Imagine Magazine - Johns Hopkins - January/February 2011 - (Page 12)

vs bacteria Po getting the toxins out UR SCIENCE TEACHER introduced us to science fairs three years ago. We’d been friends for a long time and shared the same interests, so we decided to work together on our first project, which focused on microbial resistance to antibiotics. The next year, we conducted a project on microbial degradation of rubber and tires, which was awarded a silver medal in biotechnology at the 2009 Canada-wide Science Fair. In the weeks after the fair, we missed the process of research and experimentation, along with the adrenaline rush of making presentations to the judges. We started looking for a new research topic almost immediately. We were still very interested in environmental issues, and we wanted to work on a project that could have a meaningful impact on an environmental problem. Then, one day in class, our biology teacher mentioned that polystyrene—best known as Styrofoam—has a worldwide annual production of 7 million metric tons and that less than one percent of it is recycled annually. We were on our way to our next project. EXRAY FOTO/SIWI O by Alexandre Allard and danny luong Clean-up Crew After months of reading scientific literature, Alexandre came across an article in the Journal of the American Chemical Society that sharpened our focus. The article showed that when immersed in water, within one year, polystyrene releases toxic molecules such as styrene (a carcinogen) and bisphenol A (an endocrine disruptor). This paper demonstrated for the first time that polystyrene is not as chemically stable as once thought. As we read more, we learned that polystyrene accumulates in landfills and in waters, especially in the Great Pacific Garbage Patch, in part because current industrial recycling methods are too expensive. We realized that with its potential to leach toxic molecules, polystyrene is becoming a threat to the environment. Knowing that there are a wide variety of microorganisms that have adapted to be able to degrade organic compounds, we hypothesized that it would be possible to isolate microorganisms capable of using polystyrene as a carbon (food) source, thus degrading it. Microorganisms are highly competitive; in order to survive, they must be able to adapt to their environment. The process of adaptation usually involves genetic mutations and the secretion of proteins called enzymes. We further hypothesized that, in an environment with a high concentration of polystyrene, SHUTTERSTOCK, vECTORSTOCK 12 imagine Jan/feb 2011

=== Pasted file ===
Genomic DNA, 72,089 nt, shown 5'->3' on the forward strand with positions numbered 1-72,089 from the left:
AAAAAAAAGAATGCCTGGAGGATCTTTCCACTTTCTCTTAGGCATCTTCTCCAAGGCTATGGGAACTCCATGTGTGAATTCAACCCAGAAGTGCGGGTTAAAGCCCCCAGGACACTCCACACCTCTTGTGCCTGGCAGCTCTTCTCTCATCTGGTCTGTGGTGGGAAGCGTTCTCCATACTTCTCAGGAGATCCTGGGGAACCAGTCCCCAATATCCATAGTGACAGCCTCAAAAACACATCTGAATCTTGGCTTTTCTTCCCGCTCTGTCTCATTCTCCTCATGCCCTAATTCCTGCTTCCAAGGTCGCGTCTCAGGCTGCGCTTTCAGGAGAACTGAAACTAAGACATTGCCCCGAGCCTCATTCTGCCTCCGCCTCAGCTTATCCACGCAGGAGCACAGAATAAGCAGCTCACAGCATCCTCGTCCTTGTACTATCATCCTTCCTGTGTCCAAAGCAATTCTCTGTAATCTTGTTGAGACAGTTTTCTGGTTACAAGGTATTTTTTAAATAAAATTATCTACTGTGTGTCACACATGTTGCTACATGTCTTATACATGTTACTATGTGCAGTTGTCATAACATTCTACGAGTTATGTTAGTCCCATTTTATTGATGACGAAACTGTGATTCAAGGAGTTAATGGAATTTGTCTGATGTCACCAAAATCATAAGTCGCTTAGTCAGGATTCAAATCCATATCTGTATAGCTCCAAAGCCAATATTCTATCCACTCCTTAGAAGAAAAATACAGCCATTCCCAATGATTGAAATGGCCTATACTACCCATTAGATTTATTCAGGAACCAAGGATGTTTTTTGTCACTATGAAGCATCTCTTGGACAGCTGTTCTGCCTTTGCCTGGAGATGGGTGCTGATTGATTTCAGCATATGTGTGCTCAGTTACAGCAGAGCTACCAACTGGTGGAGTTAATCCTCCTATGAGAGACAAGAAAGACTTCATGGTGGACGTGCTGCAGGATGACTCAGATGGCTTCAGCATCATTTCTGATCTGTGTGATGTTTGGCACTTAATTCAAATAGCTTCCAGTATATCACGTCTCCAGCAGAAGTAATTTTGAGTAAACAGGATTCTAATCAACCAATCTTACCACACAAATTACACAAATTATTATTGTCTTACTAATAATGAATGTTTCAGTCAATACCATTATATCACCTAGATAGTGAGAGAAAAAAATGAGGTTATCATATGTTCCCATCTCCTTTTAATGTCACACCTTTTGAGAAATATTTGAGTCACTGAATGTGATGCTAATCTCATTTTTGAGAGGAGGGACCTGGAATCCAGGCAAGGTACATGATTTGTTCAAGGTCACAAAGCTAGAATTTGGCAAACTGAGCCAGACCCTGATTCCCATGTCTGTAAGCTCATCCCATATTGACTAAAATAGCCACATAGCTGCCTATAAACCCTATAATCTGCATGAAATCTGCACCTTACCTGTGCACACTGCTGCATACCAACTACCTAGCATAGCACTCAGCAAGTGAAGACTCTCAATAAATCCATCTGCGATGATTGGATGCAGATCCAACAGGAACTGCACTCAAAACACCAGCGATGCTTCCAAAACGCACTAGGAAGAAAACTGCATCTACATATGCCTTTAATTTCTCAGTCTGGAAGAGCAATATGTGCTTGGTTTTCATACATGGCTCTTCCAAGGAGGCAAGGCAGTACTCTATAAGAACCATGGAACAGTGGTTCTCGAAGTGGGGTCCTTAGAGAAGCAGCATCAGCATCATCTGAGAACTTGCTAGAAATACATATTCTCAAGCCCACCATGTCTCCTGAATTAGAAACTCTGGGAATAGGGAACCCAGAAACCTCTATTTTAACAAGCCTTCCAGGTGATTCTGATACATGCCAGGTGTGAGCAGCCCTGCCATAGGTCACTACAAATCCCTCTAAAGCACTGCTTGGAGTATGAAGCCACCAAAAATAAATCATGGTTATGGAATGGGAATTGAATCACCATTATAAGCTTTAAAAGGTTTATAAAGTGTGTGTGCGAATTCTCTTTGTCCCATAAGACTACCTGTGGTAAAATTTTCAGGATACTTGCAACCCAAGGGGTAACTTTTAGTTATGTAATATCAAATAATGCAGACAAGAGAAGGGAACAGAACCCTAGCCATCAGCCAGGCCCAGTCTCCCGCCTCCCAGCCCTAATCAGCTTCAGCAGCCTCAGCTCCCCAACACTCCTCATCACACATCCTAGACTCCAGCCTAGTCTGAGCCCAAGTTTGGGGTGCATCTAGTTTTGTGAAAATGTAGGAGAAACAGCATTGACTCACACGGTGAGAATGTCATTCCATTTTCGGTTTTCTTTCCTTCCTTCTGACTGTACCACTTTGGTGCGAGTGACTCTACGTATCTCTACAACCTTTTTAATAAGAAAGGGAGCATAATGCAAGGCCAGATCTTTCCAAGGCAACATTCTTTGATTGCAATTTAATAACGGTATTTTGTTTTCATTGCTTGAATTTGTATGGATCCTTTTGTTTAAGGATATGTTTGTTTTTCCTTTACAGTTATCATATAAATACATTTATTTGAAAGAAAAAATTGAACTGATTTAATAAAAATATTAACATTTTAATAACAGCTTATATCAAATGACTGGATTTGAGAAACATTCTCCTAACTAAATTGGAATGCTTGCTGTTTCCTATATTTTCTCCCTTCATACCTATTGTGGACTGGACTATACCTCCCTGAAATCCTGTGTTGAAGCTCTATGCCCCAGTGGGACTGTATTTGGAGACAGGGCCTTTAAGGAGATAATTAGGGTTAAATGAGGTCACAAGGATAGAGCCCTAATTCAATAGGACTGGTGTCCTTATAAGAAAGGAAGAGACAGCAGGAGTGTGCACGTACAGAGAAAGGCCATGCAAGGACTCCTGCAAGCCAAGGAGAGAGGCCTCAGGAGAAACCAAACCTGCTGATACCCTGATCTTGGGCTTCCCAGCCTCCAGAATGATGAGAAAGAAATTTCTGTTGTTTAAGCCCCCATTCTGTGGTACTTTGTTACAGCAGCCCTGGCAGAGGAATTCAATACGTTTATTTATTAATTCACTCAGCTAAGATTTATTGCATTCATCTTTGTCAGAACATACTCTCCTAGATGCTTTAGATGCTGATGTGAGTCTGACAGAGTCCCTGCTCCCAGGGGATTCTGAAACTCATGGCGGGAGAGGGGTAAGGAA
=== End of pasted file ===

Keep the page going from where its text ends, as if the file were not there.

Table of Contents for the Digital Edition of Imagine Magazine - Johns Hopkins - January/February 2011

Imagine Magazine - Johns Hopkins - January/february 2011
Contents
Big Picture
In My Own Words
Becoming Environmentally Eloquent
Bacteria vs. Polystyrene: Getting the Toxins Out
Feat of Clay
What Lies Beneath
Clean & Green?
Ocean Embrace
Selected Opportunities & Resources
Making the Most of Public School
Word Wise
One Step Ahead
Exploring Career Options
Off the Shelf
Planning Ahead for College
Students Review
Creative Minds Imagine
Mark Your Calendar
Knossos Games

Imagine Magazine - Johns Hopkins - January/February 2011

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